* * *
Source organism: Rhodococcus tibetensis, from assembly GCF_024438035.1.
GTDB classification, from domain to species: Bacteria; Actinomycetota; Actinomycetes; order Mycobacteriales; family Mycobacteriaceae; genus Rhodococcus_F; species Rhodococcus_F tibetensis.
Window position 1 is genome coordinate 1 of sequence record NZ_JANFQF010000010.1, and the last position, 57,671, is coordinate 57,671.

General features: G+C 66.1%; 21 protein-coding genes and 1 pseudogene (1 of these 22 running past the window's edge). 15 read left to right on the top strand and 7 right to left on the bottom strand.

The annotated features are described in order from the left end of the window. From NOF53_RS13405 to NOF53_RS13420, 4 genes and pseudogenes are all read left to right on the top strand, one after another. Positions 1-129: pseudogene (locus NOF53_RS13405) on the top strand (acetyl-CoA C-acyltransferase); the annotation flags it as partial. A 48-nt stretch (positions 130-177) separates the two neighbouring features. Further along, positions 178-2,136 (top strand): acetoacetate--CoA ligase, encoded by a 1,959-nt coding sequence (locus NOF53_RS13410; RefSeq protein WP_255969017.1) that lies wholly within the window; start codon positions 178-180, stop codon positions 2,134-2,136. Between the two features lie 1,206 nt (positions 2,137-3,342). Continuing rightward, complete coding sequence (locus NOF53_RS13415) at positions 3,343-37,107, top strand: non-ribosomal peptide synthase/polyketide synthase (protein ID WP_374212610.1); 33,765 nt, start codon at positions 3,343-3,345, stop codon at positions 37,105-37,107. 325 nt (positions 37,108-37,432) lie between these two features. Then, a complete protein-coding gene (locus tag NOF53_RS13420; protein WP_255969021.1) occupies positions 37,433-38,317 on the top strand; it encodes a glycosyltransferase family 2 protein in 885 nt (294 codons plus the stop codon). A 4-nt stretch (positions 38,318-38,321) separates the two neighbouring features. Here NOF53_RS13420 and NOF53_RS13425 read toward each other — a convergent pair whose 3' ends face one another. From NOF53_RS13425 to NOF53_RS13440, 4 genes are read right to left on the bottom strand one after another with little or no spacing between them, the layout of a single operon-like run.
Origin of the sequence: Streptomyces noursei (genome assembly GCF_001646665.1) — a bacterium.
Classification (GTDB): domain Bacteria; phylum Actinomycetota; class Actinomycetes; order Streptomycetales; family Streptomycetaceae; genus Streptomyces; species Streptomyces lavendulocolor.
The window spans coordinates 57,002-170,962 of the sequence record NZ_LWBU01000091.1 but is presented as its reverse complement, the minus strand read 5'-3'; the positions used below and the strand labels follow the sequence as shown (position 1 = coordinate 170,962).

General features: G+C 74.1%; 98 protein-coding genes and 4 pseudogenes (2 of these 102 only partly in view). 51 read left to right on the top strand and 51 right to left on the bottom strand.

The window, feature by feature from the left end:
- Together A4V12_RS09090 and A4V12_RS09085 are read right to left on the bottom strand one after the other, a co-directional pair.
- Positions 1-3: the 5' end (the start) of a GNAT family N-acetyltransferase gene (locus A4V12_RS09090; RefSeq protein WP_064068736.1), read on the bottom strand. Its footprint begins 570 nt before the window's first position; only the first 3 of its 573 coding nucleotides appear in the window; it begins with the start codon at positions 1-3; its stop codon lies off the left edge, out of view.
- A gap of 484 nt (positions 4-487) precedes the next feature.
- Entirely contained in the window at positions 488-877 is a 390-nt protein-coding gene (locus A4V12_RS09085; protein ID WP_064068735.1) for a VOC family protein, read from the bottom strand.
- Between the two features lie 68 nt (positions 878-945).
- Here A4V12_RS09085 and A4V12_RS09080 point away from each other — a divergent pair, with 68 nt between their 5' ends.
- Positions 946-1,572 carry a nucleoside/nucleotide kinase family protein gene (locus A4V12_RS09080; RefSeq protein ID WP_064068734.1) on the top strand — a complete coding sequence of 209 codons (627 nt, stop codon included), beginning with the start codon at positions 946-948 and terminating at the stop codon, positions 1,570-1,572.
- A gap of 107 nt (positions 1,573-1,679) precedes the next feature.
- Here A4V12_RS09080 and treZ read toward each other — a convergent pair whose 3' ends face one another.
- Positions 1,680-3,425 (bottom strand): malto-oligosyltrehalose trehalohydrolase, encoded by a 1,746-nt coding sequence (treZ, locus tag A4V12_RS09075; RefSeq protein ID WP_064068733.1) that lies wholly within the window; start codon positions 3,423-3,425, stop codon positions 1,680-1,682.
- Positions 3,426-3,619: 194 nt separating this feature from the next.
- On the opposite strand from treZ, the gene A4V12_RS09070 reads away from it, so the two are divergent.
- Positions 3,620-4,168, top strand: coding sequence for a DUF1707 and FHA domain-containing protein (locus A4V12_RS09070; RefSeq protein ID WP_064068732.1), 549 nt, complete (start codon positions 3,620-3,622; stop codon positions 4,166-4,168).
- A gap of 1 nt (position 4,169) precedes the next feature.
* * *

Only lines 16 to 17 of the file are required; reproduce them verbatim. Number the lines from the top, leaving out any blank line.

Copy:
- Here A4V12_RS09085 and A4V12_RS09080 point away from each other — a divergent pair, with 68 nt between their 5' ends.
- Positions 946-1,572 carry a nucleoside/nucleotide kinase family protein gene (locus A4V12_RS09080; RefSeq protein ID WP_064068734.1) on the top strand — a complete coding sequence of 209 codons (627 nt, stop codon included), beginning with the start codon at positions 946-948 and terminating at the stop codon, positions 1,570-1,572.